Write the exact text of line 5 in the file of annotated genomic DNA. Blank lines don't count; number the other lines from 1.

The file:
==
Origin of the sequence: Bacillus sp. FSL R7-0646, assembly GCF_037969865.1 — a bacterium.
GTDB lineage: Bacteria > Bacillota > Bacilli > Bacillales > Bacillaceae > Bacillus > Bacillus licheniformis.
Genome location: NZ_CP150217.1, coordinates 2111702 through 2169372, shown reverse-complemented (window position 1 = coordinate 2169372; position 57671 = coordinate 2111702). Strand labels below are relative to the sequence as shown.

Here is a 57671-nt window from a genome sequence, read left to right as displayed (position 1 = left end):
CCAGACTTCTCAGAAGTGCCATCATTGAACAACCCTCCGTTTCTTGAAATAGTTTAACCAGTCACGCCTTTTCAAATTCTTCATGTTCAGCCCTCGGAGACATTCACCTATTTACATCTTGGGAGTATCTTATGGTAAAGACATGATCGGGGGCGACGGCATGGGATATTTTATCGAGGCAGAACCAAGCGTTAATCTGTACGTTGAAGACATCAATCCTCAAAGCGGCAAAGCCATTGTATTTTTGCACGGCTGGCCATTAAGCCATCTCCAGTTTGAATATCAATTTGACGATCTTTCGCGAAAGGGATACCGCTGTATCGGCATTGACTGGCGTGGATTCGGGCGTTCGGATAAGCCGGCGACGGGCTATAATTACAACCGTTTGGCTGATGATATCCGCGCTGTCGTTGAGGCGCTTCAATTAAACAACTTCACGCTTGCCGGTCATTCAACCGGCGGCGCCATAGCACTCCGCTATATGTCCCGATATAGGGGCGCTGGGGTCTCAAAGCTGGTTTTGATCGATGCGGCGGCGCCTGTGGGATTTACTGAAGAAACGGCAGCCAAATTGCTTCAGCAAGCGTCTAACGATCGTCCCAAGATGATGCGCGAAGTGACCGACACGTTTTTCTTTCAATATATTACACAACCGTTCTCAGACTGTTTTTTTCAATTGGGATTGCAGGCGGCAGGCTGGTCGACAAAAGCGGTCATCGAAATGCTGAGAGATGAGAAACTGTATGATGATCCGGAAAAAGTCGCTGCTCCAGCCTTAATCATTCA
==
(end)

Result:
CCAGACTTCTCAGAAGTGCCATCATTGAACAACCCTCCGTTTCTTGAAATAGTTTAACCAGTCACGCCTTTTCAAATTCTTCATGTTCAGCCCTCGGAGACATTCACCTATTTACATCTTGGGAGTATCTTATGGTAAAGACATGATCGGGGGCGACGGCATGGGATATTTTATCGAGGCAGAACCAAGCGTTAATCTGTACGTTGAAGACATCAATCCTCAAAGCGGCAAAGCCATTGTATTTTTGCACGGCTGGCCATTAAGCCATCTCCAGTTTGAATATCAATTTGACGATCTTTCGCGAAAGGGATACCGCTGTATCGGCATTGACTGGCGTGGATTCGGGCGTTCGGATAAGCCGGCGACGGGCTATAATTACAACCGTTTGGCTGATGATATCCGCGCTGTCGTTGAGGCGCTTCAATTAAACAACTTCACGCTTGCCGGTCATTCAACCGGCGGCGCCATAGCACTCCGCTATATGTCCCGATATAGGGGCGCTGGGGTCTCAAAGCTGGTTTTGATCGATGCGGCGGCGCCTGTGGGATTTACTGAAGAAACGGCAGCCAAATTGCTTCAGCAAGCGTCTAACGATCGTCCCAAGATGATGCGCGAAGTGACCGACACGTTTTTCTTTCAATATATTACACAACCGTTCTCAGACTGTTTTTTTCAATTGGGATTGCAGGCGGCAGGCTGGTCGACAAAAGCGGTCATCGAAATGCTGAGAGATGAGAAACTGTATGATGATCCGGAAAAAGTCGCTGCTCCAGCCTTAATCATTCA